Anna Bay-Morna Point Swell Statistics, Autumn: All Swell – Any Wind
This image shows the combination of swells directed at Anna Bay-Morna Point through a typical southern hemisphere autumn and is based upon 6580 NWW3 model predictions since 2007 (values every 3 hours). The wave model does not forecast wind and surf right at the coast so we have chosen the best grid node based on what we know about Anna Bay-Morna Point. In this particular case the best grid node is 25 km away (16 miles).
The rose diagram describes the distribution of swell sizes and swell direction, while the graph at the bottom shows the same thing but without direction information. Five colours show increasing wave sizes. The smallest swells, less than 0.5m (1.5 feet), high are coloured blue. These happened only 22% of the time. Green and yellow illustrate increasing swell sizes and red shows the biggest swells, greater than >3m (>10ft). In each graph, the area of any colour is proportional to how frequently that size swell happens.
The diagram suggests that the prevailing swell direction, shown by the biggest spokes, was ESE, whereas the the prevailing wind blows from the SE. Because the wave model grid is offshore, sometimes a strong offshore wind blows largest waves away from Anna Bay-Morna Point and away from the coast. We combine these with the no surf category of the bar chart. To simplify things we don't show these in the rose diagram. Because wind determines whether or not waves are clean enough to surf at Anna Bay-Morna Point, you can select a similar diagram that shows only the swells that were predicted to coincide with glassy or offshore wind conditions. Over an average southern hemisphere autumn, swells large enough to cause surfable waves at Anna Bay-Morna Point run for about 49% of the time.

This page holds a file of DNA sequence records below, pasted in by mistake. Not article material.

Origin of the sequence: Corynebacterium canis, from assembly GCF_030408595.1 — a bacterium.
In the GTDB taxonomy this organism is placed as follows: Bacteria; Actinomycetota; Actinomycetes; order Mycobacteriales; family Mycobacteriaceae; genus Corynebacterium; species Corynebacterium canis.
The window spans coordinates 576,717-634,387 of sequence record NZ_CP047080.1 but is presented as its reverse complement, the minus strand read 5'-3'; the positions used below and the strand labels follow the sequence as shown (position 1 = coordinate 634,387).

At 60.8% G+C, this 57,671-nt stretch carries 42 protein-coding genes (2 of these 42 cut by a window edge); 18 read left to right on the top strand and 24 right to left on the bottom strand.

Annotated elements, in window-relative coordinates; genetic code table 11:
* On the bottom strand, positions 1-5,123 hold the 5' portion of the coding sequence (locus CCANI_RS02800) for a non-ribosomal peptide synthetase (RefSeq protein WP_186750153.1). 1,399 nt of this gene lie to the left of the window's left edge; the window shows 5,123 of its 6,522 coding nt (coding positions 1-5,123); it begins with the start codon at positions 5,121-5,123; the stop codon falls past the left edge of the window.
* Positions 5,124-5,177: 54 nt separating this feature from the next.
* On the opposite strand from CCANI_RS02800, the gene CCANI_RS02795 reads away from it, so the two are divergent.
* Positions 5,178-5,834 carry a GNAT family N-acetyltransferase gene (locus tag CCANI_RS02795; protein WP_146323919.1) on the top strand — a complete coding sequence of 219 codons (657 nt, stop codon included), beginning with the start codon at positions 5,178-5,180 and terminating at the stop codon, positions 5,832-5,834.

IMPORTANT: Beta version feature! Swell heights are open water values from NWW3. There is no attempt to model near-shore effects. Coastal wave heights will generally be less, especially if the break does not have unobstructed exposure to the open ocean.